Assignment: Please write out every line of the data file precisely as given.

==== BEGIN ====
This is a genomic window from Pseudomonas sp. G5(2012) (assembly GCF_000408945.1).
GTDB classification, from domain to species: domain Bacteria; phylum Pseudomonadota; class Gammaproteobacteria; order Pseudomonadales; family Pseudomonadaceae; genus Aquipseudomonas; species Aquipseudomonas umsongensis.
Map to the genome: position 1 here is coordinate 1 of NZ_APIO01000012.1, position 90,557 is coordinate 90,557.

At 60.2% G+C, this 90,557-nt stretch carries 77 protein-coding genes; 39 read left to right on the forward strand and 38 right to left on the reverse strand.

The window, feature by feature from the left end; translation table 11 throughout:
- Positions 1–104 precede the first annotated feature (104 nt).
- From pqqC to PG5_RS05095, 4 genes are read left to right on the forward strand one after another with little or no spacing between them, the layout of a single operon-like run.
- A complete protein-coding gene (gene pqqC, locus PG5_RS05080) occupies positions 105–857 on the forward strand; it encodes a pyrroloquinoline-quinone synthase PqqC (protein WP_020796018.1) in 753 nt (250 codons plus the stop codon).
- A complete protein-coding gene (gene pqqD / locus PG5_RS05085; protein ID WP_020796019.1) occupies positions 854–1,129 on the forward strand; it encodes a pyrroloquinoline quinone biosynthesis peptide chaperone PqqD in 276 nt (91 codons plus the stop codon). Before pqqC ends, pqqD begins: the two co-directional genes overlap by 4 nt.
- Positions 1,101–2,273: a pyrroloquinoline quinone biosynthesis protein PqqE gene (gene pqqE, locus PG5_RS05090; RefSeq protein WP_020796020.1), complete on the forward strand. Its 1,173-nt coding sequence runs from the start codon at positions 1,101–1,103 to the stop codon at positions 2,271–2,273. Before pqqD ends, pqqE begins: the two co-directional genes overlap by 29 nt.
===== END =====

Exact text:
This is a genomic window from Pseudomonas sp. G5(2012) (assembly GCF_000408945.1).
GTDB classification, from domain to species: domain Bacteria; phylum Pseudomonadota; class Gammaproteobacteria; order Pseudomonadales; family Pseudomonadaceae; genus Aquipseudomonas; species Aquipseudomonas umsongensis.
Map to the genome: position 1 here is coordinate 1 of NZ_APIO01000012.1, position 90,557 is coordinate 90,557.

At 60.2% G+C, this 90,557-nt stretch carries 77 protein-coding genes; 39 read left to right on the forward strand and 38 right to left on the reverse strand.

The window, feature by feature from the left end; translation table 11 throughout:
- Positions 1–104 precede the first annotated feature (104 nt).
- From pqqC to PG5_RS05095, 4 genes are read left to right on the forward strand one after another with little or no spacing between them, the layout of a single operon-like run.
- A complete protein-coding gene (gene pqqC, locus PG5_RS05080) occupies positions 105–857 on the forward strand; it encodes a pyrroloquinoline-quinone synthase PqqC (protein WP_020796018.1) in 753 nt (250 codons plus the stop codon).
- A complete protein-coding gene (gene pqqD / locus PG5_RS05085; protein ID WP_020796019.1) occupies positions 854–1,129 on the forward strand; it encodes a pyrroloquinoline quinone biosynthesis peptide chaperone PqqD in 276 nt (91 codons plus the stop codon). Before pqqC ends, pqqD begins: the two co-directional genes overlap by 4 nt.
- Positions 1,101–2,273: a pyrroloquinoline quinone biosynthesis protein PqqE gene (gene pqqE, locus PG5_RS05090; RefSeq protein WP_020796020.1), complete on the forward strand. Its 1,173-nt coding sequence runs from the start codon at positions 1,101–1,103 to the stop codon at positions 2,271–2,273. Before pqqD ends, pqqE begins: the two co-directional genes overlap by 29 nt.